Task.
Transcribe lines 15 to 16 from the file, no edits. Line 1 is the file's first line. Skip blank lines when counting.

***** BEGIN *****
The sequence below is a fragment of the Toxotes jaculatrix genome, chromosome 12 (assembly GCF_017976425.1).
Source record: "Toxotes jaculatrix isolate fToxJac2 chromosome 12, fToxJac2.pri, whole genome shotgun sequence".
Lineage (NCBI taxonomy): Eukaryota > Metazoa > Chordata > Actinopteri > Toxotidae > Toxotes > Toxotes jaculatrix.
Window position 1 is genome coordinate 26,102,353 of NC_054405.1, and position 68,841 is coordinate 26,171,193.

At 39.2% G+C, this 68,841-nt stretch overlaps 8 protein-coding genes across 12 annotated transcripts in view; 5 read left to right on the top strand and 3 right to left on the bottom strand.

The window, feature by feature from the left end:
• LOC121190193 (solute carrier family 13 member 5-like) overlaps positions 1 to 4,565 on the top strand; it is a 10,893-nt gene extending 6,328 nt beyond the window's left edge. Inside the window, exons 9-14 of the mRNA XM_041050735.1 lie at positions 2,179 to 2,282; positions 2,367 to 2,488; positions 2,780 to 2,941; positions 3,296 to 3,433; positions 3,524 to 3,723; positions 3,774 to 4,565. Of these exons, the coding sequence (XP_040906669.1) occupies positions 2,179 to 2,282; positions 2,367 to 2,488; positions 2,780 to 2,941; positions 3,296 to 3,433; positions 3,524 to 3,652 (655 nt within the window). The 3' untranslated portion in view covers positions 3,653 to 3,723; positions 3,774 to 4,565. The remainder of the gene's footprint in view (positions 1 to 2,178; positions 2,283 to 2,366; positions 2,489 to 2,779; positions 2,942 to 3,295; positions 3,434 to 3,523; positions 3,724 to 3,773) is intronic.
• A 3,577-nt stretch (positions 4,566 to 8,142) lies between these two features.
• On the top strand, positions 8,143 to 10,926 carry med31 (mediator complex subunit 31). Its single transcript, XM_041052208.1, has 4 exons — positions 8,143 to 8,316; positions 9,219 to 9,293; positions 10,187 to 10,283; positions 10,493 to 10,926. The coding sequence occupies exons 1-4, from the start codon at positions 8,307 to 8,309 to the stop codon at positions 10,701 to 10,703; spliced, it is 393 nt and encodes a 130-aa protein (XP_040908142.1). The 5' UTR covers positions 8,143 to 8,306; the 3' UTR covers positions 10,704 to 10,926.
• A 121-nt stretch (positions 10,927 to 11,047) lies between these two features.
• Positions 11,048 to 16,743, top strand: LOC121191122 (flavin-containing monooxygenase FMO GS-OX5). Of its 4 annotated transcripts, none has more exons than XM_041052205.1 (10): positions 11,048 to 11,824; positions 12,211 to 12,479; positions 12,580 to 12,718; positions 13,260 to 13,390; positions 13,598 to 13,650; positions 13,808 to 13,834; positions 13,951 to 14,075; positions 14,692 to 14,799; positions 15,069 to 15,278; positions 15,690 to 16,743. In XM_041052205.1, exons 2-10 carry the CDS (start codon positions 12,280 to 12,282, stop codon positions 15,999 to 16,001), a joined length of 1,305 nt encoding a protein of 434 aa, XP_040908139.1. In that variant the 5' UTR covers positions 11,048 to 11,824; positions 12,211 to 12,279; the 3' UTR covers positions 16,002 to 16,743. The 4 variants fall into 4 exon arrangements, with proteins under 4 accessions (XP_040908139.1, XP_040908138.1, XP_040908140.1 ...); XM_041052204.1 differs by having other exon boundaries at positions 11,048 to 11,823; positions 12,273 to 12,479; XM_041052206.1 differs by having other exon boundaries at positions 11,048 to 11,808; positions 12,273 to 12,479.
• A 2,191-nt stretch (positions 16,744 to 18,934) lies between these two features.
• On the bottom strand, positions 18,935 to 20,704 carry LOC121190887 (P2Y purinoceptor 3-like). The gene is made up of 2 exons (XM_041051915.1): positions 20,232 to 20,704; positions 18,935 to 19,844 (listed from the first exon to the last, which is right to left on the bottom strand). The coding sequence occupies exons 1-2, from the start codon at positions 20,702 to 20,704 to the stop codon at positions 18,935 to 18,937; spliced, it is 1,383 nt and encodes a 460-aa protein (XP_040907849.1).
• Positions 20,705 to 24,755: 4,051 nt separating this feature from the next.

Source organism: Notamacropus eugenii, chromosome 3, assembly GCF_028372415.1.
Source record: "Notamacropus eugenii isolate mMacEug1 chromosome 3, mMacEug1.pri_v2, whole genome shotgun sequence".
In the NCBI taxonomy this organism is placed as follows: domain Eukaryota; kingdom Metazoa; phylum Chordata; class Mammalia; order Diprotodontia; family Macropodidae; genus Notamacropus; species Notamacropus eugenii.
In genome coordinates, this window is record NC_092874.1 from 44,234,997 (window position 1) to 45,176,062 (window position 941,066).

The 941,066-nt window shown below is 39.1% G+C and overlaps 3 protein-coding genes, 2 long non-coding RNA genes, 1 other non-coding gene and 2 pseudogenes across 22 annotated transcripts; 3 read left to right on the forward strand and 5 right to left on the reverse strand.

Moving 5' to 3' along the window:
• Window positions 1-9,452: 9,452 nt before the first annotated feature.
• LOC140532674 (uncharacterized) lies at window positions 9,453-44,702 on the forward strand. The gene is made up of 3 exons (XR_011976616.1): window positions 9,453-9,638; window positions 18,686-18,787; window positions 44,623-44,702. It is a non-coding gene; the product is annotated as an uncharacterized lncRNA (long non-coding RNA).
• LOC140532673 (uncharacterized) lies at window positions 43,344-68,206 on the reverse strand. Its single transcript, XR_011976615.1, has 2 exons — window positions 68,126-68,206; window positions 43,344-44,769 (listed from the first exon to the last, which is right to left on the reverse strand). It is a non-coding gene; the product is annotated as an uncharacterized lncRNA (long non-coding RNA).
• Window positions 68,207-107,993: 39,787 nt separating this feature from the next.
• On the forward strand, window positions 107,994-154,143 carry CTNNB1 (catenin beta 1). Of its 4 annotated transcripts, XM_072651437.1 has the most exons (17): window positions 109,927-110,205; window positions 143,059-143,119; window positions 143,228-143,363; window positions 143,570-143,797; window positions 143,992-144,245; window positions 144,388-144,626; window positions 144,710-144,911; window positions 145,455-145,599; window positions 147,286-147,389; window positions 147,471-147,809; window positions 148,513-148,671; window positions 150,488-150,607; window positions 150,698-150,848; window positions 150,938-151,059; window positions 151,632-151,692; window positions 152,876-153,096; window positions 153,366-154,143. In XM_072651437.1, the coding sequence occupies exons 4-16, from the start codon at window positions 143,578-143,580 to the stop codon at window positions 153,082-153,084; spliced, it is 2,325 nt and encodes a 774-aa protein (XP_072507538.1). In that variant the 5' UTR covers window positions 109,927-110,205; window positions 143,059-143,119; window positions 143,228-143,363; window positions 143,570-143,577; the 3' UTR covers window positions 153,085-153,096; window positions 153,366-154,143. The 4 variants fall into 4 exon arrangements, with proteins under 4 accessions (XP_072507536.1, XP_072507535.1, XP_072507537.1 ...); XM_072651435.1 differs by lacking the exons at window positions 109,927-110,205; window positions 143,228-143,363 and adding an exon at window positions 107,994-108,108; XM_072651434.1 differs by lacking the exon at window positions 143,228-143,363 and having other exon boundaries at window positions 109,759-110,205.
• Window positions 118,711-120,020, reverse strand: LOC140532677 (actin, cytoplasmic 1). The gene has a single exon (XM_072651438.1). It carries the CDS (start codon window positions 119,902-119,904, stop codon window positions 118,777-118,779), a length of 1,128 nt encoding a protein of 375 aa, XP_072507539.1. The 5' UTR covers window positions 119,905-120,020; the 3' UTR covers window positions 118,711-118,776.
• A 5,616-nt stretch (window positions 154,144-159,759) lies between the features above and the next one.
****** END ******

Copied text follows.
Source organism: Notamacropus eugenii, chromosome 3, assembly GCF_028372415.1.
Source record: "Notamacropus eugenii isolate mMacEug1 chromosome 3, mMacEug1.pri_v2, whole genome shotgun sequence".